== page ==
A $9-million project to snake a replacement power cable between Shelter Island and Southold, already beset by summer-long delays, suffered a major new setback last weekend when equipment malfunctioned and lodged deep in an undersea tunnel, LIPA said.
The delay could push the completion date, originally set for late May, to mid-October, a Long Island Power Authority official said Thursday.
The 4,000-foot-long tunnel, 36 inches in diameter, was being set with casing known as conduit on Saturday when equipment at the head of the casing caught and snapped 500 feet from its end point, LIPA said.
"This has been a pretty major setback for us, especially when we were so close to being done," said Nick Lizanich, vice president from transmission and distribution for LIPA.
One Southold resident near the site of the horizontal undersea drilling, who said he has been dealing with delays, noise, heavy equipment and limited beach access all summer, wasn't happy.
"How long are we expected to put up with this? It's horrendous," said Robert Swing, a resident who lives in a shorefront home beside the drilling site on Bay Shore Road near Conkling Point in Southold. He likened the sound of the drilling to that of a semi-truck revving outside his window. Drilling through the summer took place seven days a week, 12 hours a day.
LIPA has made a condominium available to him and his wife for the duration of the project, he said, but he wants his house back.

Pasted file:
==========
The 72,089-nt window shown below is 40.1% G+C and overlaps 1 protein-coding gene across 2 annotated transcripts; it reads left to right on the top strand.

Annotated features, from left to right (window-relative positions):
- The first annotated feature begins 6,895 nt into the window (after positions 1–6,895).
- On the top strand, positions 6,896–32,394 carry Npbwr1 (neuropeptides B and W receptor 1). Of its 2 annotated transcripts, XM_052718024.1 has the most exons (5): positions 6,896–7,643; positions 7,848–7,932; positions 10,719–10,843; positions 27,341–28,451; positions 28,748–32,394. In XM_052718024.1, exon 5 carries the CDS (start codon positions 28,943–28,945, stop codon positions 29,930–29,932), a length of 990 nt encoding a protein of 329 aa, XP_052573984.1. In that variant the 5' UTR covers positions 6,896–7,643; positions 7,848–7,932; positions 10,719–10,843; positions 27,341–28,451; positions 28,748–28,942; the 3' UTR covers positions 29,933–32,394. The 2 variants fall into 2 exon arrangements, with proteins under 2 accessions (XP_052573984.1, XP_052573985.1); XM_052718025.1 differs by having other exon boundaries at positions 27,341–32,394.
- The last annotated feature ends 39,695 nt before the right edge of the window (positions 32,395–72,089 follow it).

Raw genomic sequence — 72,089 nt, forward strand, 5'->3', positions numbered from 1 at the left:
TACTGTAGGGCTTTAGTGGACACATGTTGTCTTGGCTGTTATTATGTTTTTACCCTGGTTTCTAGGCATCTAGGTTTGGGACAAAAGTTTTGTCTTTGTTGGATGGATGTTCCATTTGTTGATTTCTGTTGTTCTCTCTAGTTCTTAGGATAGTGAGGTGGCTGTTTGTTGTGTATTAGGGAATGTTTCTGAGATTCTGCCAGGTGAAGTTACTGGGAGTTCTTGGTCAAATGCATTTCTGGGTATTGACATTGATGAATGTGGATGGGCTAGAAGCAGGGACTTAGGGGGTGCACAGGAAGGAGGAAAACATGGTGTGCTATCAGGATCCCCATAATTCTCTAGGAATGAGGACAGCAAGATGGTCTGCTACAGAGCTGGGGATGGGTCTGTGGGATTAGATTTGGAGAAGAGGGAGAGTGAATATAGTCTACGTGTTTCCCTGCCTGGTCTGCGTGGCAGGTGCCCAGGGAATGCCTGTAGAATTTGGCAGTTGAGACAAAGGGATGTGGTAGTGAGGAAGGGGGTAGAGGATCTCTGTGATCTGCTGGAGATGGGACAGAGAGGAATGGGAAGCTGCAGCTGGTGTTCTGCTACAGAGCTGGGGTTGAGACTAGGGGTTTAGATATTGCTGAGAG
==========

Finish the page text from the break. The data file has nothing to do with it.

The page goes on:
The latest problem with the broken equipment is so complex that LIPA has hired an outside contractor to review the proposed solution. That review could take several days, Lizanich said. Once the problem is fixed, LIPA still must run the actual cable through the casing, pushing the work into October.
The primary drilling and cable-casing work is being done by Bortech Co. Inc. of upstate Milton, a contractor hired by National Grid, Lizanich said.
LIPA has three cables to Shelter Island, one from the South Fork at Sag Harbor and two from the north at Southold. The work was necessary because one of the three cables failed after superstorm Sandy. LIPA is installing three separate conduit tubes in the tunnel so that it can upgrade service to Shelter Island later if needed, Lizanich said. The two remaining cables are fully functional, but LIPA has set up back-up generators to Shelter Island to ensure it will have ample power through the high-demand summer.
Lizonich said LIPA hasn't had to use the generators to date. Cost of the conduit portion of the project isn't expected to increase because of the repair work, although LIPA pays for the cost of drill bits and other equipment that wears out through use. Lazonich wouldn't say whether the final tab would increase from the original $9 million estimate. It's "way too early to speculate what the total bill will be," he said.